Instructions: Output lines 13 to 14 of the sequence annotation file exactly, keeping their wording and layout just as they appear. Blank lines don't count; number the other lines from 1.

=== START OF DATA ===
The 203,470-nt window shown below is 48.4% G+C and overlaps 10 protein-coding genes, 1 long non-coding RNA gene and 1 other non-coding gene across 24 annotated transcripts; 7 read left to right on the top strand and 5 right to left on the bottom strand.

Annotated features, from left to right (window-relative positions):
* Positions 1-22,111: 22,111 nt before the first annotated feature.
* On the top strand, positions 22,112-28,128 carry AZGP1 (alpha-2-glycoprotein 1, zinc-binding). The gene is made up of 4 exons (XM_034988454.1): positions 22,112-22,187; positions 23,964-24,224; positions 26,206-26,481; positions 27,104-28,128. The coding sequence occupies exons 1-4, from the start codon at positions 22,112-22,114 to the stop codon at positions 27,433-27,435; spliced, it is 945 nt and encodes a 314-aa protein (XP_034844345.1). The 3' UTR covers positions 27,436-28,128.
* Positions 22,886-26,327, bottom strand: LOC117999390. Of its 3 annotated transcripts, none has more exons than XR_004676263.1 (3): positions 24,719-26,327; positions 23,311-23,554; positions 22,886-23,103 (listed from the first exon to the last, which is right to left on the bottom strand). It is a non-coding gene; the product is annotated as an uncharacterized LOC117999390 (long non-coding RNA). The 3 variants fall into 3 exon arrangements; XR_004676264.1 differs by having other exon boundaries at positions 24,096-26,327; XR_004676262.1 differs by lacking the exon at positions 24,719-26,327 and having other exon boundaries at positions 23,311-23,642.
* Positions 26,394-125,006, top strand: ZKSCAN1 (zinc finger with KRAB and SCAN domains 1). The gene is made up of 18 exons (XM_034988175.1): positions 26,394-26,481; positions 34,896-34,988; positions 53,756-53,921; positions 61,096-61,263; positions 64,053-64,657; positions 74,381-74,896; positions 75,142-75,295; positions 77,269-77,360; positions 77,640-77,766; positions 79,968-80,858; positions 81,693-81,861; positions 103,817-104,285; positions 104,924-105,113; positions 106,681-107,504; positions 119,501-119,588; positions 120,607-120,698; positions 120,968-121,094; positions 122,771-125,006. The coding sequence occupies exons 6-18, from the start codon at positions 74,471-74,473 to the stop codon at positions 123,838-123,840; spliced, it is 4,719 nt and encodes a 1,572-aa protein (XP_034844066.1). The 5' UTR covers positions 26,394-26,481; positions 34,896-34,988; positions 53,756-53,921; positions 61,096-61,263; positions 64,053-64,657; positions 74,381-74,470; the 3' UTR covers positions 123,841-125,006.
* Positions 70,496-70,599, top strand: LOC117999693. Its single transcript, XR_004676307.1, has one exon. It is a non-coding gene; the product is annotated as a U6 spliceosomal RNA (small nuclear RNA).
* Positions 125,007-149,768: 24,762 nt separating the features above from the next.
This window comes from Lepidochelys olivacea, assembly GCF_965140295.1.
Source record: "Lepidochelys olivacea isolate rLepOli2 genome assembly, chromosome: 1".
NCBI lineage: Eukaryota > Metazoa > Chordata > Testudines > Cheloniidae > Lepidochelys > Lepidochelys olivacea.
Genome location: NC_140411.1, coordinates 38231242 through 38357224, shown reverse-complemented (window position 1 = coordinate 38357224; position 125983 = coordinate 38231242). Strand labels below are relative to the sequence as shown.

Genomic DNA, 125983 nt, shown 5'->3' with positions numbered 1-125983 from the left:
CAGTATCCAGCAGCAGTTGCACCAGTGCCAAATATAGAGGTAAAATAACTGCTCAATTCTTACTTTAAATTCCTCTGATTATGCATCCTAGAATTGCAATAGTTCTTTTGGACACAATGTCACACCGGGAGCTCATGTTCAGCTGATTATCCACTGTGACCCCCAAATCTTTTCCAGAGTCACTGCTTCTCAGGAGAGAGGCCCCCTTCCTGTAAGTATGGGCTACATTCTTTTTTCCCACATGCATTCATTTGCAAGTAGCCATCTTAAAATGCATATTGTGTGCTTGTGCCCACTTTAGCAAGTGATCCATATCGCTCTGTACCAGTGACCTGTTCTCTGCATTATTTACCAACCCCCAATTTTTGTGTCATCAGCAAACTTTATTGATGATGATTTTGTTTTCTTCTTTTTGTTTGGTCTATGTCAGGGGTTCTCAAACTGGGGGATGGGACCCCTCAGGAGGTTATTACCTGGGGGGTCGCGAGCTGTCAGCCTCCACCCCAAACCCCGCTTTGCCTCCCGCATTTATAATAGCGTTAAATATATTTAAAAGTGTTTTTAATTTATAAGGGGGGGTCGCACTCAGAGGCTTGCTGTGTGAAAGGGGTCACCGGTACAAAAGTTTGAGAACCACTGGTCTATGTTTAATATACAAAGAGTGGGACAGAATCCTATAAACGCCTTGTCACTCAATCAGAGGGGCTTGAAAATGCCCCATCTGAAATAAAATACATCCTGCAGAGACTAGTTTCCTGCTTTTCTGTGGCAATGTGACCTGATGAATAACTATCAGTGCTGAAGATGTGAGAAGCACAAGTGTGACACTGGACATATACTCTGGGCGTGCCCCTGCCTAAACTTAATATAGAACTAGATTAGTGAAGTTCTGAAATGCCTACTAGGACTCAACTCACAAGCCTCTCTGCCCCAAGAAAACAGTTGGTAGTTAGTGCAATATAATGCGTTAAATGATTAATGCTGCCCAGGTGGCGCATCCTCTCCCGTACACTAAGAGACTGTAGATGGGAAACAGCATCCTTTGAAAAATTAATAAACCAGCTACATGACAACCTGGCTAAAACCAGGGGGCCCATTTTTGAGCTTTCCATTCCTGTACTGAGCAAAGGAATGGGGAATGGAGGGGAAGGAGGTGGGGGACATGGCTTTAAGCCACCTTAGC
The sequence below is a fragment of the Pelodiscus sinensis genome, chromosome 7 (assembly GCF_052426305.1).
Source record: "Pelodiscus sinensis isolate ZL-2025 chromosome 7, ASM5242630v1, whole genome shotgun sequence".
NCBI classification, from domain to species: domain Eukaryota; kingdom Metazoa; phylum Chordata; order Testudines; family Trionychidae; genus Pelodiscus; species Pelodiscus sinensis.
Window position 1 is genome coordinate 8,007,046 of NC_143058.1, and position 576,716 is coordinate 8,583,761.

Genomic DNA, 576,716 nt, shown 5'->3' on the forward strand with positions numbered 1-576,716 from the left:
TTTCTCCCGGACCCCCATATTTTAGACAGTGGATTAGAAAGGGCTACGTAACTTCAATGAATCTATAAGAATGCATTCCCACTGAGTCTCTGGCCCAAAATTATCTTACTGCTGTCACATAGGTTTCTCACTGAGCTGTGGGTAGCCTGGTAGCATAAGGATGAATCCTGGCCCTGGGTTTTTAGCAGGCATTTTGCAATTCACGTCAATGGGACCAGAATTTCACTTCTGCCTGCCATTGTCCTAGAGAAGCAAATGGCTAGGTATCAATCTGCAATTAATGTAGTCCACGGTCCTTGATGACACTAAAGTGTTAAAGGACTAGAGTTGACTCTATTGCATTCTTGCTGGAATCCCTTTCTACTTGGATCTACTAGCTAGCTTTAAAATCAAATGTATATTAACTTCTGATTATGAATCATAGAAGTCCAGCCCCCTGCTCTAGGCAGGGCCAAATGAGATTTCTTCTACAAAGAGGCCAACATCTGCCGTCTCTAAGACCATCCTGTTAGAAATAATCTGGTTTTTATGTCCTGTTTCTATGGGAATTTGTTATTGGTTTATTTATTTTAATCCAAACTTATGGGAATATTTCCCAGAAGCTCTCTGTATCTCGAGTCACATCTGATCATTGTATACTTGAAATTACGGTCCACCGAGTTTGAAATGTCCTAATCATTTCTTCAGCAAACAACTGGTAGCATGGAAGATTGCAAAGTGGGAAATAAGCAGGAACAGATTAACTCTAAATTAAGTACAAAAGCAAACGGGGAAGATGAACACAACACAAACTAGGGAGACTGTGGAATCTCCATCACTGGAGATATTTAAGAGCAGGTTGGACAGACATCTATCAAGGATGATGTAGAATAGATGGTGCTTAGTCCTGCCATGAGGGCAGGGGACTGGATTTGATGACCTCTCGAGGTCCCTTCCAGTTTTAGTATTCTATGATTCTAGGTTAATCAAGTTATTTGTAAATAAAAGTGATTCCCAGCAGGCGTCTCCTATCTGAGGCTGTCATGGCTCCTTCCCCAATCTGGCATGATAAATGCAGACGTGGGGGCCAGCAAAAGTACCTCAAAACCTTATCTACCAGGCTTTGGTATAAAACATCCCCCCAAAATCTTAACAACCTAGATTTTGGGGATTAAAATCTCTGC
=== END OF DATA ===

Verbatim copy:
Genomic DNA, 125983 nt, shown 5'->3' with positions numbered 1-125983 from the left:
CAGTATCCAGCAGCAGTTGCACCAGTGCCAAATATAGAGGTAAAATAACTGCTCAATTCTTACTTTAAATTCCTCTGATTATGCATCCTAGAATTGCAATAGTTCTTTTGGACACAATGTCACACCGGGAGCTCATGTTCAGCTGATTATCCACTGTGACCCCCAAATCTTTTCCAGAGTCACTGCTTCTCAGGAGAGAGGCCCCCTTCCTGTAAGTATGGGCTACATTCTTTTTTCCCACATGCATTCATTTGCAAGTAGCCATCTTAAAATGCATATTGTGTGCTTGTGCCCACTTTAGCAAGTGATCCATATCGCTCTGTACCAGTGACCTGTTCTCTGCATTATTTACCAACCCCCAATTTTTGTGTCATCAGCAAACTTTATTGATGATGATTTTGTTTTCTTCTTTTTGTTTGGTCTATGTCAGGGGTTCTCAAACTGGGGGATGGGACCCCTCAGGAGGTTATTACCTGGGGGGTCGCGAGCTGTCAGCCTCCACCCCAAACCCCGCTTTGCCTCCCGCATTTATAATAGCGTTAAATATATTTAAAAGTGTTTTTAATTTATAAGGGGGGGTCGCACTCAGAGGCTTGCTGTGTGAAAGGGGTCACCGGTACAAAAGTTTGAGAACCACTGGTCTATGTTTAATATACAAAGAGTGGGACAGAATCCTATAAACGCCTTGTCACTCAATCAGAGGGGCTTGAAAATGCCCCATCTGAAATAAAATACATCCTGCAGAGACTAGTTTCCTGCTTTTCTGTGGCAATGTGACCTGATGAATAACTATCAGTGCTGAAGATGTGAGAAGCACAAGTGTGACACTGGACATATACTCTGGGCGTGCCCCTGCCTAAACTTAATATAGAACTAGATTAGTGAAGTTCTGAAATGCCTACTAGGACTCAACTCACAAGCCTCTCTGCCCCAAGAAAACAGTTGGTAGTTAGTGCAATATAATGCGTTAAATGATTAATGCTGCCCAGGTGGCGCATCCTCTCCCGTACACTAAGAGACTGTAGATGGGAAACAGCATCCTTTGAAAAATTAATAAACCAGCTACATGACAACCTGGCTAAAACCAGGGGGCCCATTTTTGAGCTTTCCATTCCTGTACTGAGCAAAGGAATGGGGAATGGAGGGGAAGGAGGTGGGGGACATGGCTTTAAGCCACCTTAGC